Colombian President Juan Manuel Santos won the Nobel Peace Prize Friday for his "resolute" efforts to end more than five decades of war in his country, despite voters' shock rejection of a historic peace deal.
The award came as a surprise after voters rejected the terms of a historic deal Santos reached last month with FARC rebel chief Rodrigo Londono, alias Timoleon "Timochenko" Jimenez, after nearly four years of talks.
"The Norwegian Nobel committee has decided to award the Nobel Peace Prize for 2016 to Colombian President Juan Manuel Santos for his resolute efforts to bring the country's more than 50-year-long civil war to an end," said committee chairwoman Kaci Kullmann Five.
The deal, which was signed on September 26, was supposed to be ratified following an October 2 referendum but in a shock development, voters shot down the agreement, leaving the country's future hanging in the balance.
The announcement caught most Nobel watchers off-guard, with most experts saying that the referendum had torpedoed Colombia's chances of winning.
The Norwegian Nobel Committee said the aim was to encourage peace efforts in the war-torn country, which are now in "real danger" of collapse.
"We hope that it will encourage all good initiatives and all the parties who could make a difference in the peace process and give Colombia -- finally -- a peace after decades of war," Kullman Five said.
The Colombia conflict has killed more than 260,000 people and left 45,000 missing over five decades, drawing in several leftist guerrilla groups, right-wing paramilitaries and drug gangs.
Under the terms of the deal, FARC, the oldest and largest rebel group, was to relaunch as a political party.
Asked why the prize had not been jointly awarded to the FARC leader, Kullman Five declined to answer, saying: "We will never comment on other candidates and other possibilities."
The committee said the award was also "a tribute to the Colombian people" who had not given up hope of a just peace as well as to the families of the "countless victims" of the war.
The people's rejection of the terms of the deal followed a successful campaign by rightwing hardliners angered by the offer of impunity for the Marxist rebels.
And with the ceasefire due to expire at the end of the month, the country is now teetering on the brink -- of either war or peace.
Santos, who has staked his legacy on making peace, has warned that Colombia is now in a "very dangerous limbo" in a warning echoed by the Norwegian committee.
"There is a real danger that the peace process will come to a halt and that civil war will flare up again," Kullmann Five said.
"This makes it even more important that the parties, headed by President Santos and FARC guerrilla leader Rodrigo Londono, continue to respect the ceasefire."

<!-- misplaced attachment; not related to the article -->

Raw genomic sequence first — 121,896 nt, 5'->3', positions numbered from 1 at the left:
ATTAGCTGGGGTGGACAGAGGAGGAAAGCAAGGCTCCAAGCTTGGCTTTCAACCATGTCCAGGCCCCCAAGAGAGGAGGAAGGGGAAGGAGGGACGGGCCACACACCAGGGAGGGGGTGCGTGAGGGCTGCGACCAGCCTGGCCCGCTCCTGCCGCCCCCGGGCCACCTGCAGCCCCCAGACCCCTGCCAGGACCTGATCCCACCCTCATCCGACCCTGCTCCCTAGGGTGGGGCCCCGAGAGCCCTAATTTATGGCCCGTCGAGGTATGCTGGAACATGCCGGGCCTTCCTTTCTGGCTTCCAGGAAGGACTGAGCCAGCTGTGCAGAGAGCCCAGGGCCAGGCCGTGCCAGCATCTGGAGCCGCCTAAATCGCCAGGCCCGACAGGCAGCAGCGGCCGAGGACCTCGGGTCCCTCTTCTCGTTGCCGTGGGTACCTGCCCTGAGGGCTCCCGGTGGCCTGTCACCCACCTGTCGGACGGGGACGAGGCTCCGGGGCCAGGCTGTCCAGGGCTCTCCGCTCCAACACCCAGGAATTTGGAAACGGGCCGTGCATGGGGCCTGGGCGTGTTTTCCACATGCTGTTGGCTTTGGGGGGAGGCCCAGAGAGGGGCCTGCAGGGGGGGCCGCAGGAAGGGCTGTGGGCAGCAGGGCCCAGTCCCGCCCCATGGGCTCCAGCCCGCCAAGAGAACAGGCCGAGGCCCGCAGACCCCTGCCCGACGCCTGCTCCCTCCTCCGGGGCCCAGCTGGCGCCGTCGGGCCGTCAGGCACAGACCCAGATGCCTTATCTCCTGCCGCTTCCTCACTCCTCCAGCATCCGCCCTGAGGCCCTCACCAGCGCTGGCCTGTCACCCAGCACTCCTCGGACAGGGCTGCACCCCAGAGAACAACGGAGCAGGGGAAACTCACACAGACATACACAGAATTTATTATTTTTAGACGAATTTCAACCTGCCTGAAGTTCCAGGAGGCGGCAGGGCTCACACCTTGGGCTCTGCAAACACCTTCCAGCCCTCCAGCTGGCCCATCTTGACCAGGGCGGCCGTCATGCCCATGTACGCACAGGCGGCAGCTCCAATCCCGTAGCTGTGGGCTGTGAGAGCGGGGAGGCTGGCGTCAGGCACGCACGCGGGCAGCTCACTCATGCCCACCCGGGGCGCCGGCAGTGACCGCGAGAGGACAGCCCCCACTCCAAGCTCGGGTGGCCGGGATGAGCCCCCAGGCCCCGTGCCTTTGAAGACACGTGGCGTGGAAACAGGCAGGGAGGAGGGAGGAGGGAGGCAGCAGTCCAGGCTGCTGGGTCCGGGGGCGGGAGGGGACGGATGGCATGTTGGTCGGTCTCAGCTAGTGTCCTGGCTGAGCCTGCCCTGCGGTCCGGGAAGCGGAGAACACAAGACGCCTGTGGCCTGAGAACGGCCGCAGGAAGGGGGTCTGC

Nobel watchers had initially tipped Santos and Timochenko as likely winners of the prestigious prize but quickly revised their predictions after the referendum, saying such an award would be perceived as flying in the face of the will of the Colombian people.
The Norwegian Nobel committee has in the past awarded the prize to those involved in peace efforts which had yet to bear fruit, with the express aim of encouraging them.
FARC leaders have vowed they are committed to making peace, but it is unclear whether they will be able to sell a new deal to the rank and file.
"Peace in Colombia is close, and we will achieve it," Santos said in a national address on Wednesday.
The peace prize is the fourth Nobel to be announced this week.
On Monday, Yoshinori Ohsumi of Japan won the medicine prize for his pioneering work on autophagy, a process whereby cells "eat themselves" which can result in Parkinson's and diabetes when disrupted.
And on Tuesday, the physics prize went to British scientists David Thouless, Duncan Haldane and Michael Kosterlitz for their work on "topology", a highly specialised mathematics field studying unusual phases or states of matter.
Wednesday's chemistry prize went to Jean-Pierre Sauvage of France, Fraser Stoddart of Britain and Bernard Feringa of the Netherlands for developing the world's smallest machines that may one day act as artificial muscles to power tiny robots or even prosthetic limbs.
The economics prize will be announced Monday, and the 2016 Nobel season will end on Thursday with the literature prize, which is being presented a week later than normal.
The peace prize is a gold medal, a diploma and a cheque for eight million Swedish kronor (around $932,000 or 831,000 euros) which will be presented at a ceremony in Oslo on December 10, the anniversary of the 1896 death of prize creator Alfred Nobel, a Swedish philanthropist and scientist.